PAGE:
Texas texting shootout ready to resume

Austin, Texas, state capitol viewAfter a two-year pause, Texas is about to resume its legislative range war over texting and driving.

Texas, which places no restrictions on adult drivers’ use of personal electronics, does bar drivers under age 18 from using wireless communications devices. It is among the dwindling numbers of states without a texting ban affecting all motorists.

In 2013, an outraged state Rep. Tom Craddick saw his second attempt at a Texas texting ban clear the House but fail to gain even a committee vote in the Senate. There wasn’t much of a point, opponents said, since Texas Gov. Rock Perry already had vetoed a Craddick texting act two years before that — saying he had no interest in a “government effort to micromanage the behavior of adults.” It was, the governor said, an “intrusion into Texans’ lives.”

But 2015 will see a new governor — either Attorney General Greg Abbott, the front-running Republican, or Wendy Davis, the Democratic candidate who claims co-authorship on a 2011 Senate distracted driving bill. Abbot, who continues to lead in the polls, shares Perry’s disdain for efforts to rein in electronic communications device use by the state’s adult drivers. Update: Abbott won the election./update

Craddick, to no one’s surprise, told a friendly audience Sept. 14 that he’ll be back with a texting bill when the Texas Legislature returns in January. The Midland Republican appeared to hold out hope that Abbott, if elected, might not veto a texting bill if it reaches his desk.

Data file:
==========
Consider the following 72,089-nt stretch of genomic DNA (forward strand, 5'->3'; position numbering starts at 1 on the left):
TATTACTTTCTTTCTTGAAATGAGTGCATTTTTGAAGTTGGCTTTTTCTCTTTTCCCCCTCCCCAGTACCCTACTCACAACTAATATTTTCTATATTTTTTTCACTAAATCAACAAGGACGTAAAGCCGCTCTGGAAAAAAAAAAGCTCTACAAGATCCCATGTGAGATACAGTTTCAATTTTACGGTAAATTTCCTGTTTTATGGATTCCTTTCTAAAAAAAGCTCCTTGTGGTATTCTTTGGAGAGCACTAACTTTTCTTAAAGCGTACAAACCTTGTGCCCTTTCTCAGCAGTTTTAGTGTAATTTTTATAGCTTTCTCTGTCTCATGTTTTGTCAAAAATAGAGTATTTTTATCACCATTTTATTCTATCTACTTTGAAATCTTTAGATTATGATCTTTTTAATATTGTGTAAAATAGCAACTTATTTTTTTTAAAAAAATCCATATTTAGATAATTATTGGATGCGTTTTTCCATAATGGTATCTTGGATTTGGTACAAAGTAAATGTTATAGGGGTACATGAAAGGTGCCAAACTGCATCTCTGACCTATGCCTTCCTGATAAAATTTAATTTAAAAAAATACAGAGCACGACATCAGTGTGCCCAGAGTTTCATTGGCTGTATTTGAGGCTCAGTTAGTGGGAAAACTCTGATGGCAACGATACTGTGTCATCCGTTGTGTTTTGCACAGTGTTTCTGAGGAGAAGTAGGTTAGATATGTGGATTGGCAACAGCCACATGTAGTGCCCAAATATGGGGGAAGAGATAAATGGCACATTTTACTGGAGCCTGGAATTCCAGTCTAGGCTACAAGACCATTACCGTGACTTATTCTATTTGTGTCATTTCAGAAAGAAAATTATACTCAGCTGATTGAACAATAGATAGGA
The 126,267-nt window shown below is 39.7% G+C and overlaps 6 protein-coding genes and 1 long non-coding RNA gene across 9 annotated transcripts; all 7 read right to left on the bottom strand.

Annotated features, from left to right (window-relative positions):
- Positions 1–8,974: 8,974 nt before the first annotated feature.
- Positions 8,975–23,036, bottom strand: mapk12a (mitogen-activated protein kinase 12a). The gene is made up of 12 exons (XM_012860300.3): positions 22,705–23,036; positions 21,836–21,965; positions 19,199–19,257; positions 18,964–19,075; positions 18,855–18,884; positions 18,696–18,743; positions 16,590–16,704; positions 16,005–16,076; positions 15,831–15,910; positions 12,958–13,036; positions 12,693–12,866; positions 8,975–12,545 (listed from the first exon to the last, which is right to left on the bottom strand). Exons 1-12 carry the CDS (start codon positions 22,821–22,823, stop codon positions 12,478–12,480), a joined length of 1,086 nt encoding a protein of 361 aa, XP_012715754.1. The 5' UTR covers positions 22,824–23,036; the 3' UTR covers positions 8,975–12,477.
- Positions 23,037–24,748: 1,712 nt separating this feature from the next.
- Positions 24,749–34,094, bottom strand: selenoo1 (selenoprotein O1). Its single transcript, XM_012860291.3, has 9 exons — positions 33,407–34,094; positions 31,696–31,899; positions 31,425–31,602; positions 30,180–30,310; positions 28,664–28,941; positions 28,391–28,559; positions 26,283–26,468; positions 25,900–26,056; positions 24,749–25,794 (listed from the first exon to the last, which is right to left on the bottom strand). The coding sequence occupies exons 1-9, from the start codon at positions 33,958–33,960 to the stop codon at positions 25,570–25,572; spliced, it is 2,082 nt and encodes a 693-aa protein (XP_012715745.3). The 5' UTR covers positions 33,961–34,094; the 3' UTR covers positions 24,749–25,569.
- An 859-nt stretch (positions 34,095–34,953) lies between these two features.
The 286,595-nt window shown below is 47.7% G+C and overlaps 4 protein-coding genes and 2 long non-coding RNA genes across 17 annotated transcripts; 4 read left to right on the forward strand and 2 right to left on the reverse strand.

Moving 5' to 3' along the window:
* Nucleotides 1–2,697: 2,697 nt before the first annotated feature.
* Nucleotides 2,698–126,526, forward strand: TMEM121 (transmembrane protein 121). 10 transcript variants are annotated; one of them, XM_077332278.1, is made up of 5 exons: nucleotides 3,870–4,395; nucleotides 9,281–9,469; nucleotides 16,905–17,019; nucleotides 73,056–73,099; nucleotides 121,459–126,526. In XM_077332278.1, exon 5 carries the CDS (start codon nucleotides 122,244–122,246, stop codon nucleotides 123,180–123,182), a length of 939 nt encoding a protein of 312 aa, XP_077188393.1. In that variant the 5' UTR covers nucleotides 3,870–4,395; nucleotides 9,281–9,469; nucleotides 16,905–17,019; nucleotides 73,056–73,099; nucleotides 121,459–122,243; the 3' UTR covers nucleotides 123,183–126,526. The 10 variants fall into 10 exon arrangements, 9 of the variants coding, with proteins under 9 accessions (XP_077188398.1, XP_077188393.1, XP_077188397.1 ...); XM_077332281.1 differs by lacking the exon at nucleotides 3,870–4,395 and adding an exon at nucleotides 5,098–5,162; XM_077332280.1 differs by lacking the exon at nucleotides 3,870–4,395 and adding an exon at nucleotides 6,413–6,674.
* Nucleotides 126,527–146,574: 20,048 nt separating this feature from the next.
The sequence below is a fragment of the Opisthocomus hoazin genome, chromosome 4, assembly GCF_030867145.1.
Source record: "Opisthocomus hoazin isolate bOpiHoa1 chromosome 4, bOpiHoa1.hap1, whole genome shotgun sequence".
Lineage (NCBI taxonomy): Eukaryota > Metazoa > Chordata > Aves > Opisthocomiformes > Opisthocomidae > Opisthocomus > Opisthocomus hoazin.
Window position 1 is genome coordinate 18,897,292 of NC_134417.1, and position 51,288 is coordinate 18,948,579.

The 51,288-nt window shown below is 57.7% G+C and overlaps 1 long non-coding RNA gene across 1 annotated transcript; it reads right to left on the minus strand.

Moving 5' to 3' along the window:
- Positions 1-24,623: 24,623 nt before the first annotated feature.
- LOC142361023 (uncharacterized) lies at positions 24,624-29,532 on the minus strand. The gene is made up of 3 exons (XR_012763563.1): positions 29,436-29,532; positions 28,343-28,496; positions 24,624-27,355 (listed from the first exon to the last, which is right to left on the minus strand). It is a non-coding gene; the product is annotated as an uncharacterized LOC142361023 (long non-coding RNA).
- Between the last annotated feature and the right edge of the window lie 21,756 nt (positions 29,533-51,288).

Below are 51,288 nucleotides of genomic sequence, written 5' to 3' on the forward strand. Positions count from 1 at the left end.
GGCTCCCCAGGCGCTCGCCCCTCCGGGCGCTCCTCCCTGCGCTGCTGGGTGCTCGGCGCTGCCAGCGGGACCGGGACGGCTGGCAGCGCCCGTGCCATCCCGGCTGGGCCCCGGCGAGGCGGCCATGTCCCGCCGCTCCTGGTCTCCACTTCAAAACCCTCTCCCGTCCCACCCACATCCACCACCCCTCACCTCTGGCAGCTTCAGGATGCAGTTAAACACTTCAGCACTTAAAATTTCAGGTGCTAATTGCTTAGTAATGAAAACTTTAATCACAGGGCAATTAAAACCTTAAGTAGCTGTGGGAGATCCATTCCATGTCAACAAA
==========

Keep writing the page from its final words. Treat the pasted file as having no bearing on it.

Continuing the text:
State Rep. Tom Craddick of Texas lashes out“The governor has the authority to veto a bill; I have an opportunity as a legislator to pass it,” said Craddick (pictured). “I’m gonna try to pass it, and I think I can pass it.”

Candidate Abbott’s reps reiterated in September that he “supports laws already in place that prohibit cell phone use by young drivers and in school zones” but doesn’t want an expansion of Texas distracted driving laws. The campaign characterized him as “an assertive advocate against texting and driving.”

In May 2013, Craddick made his anger public after his House Bill 63 cleared the House by a wide margin (97-45), received an emotional hearing before the Senate Transportation Committee, but suddenly was shut down by the panel’s chairman — who cited resistance in the Senate and a likely veto from Perry. Craddick said the distracted driving measure “succumbed to the will of a stubborn chairman,” state Sen. Robert Nichols.

Craddick said at the time: “A lot of groups across the state, and even AT&T and other phone companies, they all endorsed it, and so did cities — they all felt that a statewide ban was necessary.”

Craddick talked up his legislation in mid-September during an AT&T “It Can Wait” tour event in Midland.

“Now 44 states have (a full texting ban) in effect,” said Craddick, who sponsored the “It Can Wait” tour swing through Texas. “When we first passed (our bill), only nine states had it. …

“It needs to be corrected.”

The Abbott campaign noted that he had “partnered with the Texas Department of Public Safety to hold a series of events emphasizing the dangers of texting and driving — especially by young drivers.”

About two dozen Texas municipalities have adopted distracted driving ordinances of their own, many of them frustrated with inactivity at the state level. Austin, the state capital, recently expanded its texing & driving ban to include handheld cell phones. San Antonio followed suit.

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